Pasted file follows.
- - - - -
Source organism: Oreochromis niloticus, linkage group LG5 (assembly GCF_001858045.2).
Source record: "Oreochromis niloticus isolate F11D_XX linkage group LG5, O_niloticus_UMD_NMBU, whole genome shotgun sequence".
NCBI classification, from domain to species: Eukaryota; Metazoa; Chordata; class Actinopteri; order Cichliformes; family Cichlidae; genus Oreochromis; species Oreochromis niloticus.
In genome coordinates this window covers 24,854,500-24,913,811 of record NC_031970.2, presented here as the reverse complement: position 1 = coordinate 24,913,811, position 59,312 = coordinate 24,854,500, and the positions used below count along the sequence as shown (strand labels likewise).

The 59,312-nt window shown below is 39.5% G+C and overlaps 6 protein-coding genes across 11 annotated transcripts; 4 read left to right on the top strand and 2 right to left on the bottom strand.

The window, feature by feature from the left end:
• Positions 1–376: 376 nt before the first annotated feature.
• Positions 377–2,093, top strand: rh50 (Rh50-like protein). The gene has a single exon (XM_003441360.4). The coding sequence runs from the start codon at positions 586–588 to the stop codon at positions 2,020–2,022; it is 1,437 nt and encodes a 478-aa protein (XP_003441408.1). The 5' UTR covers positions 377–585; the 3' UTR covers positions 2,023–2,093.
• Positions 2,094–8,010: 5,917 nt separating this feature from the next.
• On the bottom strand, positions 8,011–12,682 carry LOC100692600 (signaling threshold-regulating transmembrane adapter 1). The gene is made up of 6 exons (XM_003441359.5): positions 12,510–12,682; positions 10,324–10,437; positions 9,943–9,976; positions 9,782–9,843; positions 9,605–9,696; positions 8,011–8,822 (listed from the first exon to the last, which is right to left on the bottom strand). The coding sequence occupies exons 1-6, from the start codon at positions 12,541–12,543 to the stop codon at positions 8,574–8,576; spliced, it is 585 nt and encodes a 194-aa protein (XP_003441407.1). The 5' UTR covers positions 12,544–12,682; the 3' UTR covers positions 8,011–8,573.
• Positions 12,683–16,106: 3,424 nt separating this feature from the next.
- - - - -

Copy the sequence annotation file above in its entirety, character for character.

Source organism: Oreochromis niloticus, linkage group LG5 (assembly GCF_001858045.2).
Source record: "Oreochromis niloticus isolate F11D_XX linkage group LG5, O_niloticus_UMD_NMBU, whole genome shotgun sequence".
NCBI classification, from domain to species: Eukaryota; Metazoa; Chordata; class Actinopteri; order Cichliformes; family Cichlidae; genus Oreochromis; species Oreochromis niloticus.
In genome coordinates this window covers 24,854,500-24,913,811 of record NC_031970.2, presented here as the reverse complement: position 1 = coordinate 24,913,811, position 59,312 = coordinate 24,854,500, and the positions used below count along the sequence as shown (strand labels likewise).

The 59,312-nt window shown below is 39.5% G+C and overlaps 6 protein-coding genes across 11 annotated transcripts; 4 read left to right on the top strand and 2 right to left on the bottom strand.

The window, feature by feature from the left end:
• Positions 1–376: 376 nt before the first annotated feature.
• Positions 377–2,093, top strand: rh50 (Rh50-like protein). The gene has a single exon (XM_003441360.4). The coding sequence runs from the start codon at positions 586–588 to the stop codon at positions 2,020–2,022; it is 1,437 nt and encodes a 478-aa protein (XP_003441408.1). The 5' UTR covers positions 377–585; the 3' UTR covers positions 2,023–2,093.
• Positions 2,094–8,010: 5,917 nt separating this feature from the next.
• On the bottom strand, positions 8,011–12,682 carry LOC100692600 (signaling threshold-regulating transmembrane adapter 1). The gene is made up of 6 exons (XM_003441359.5): positions 12,510–12,682; positions 10,324–10,437; positions 9,943–9,976; positions 9,782–9,843; positions 9,605–9,696; positions 8,011–8,822 (listed from the first exon to the last, which is right to left on the bottom strand). The coding sequence occupies exons 1-6, from the start codon at positions 12,541–12,543 to the stop codon at positions 8,574–8,576; spliced, it is 585 nt and encodes a 194-aa protein (XP_003441407.1). The 5' UTR covers positions 12,544–12,682; the 3' UTR covers positions 8,011–8,573.
• Positions 12,683–16,106: 3,424 nt separating this feature from the next.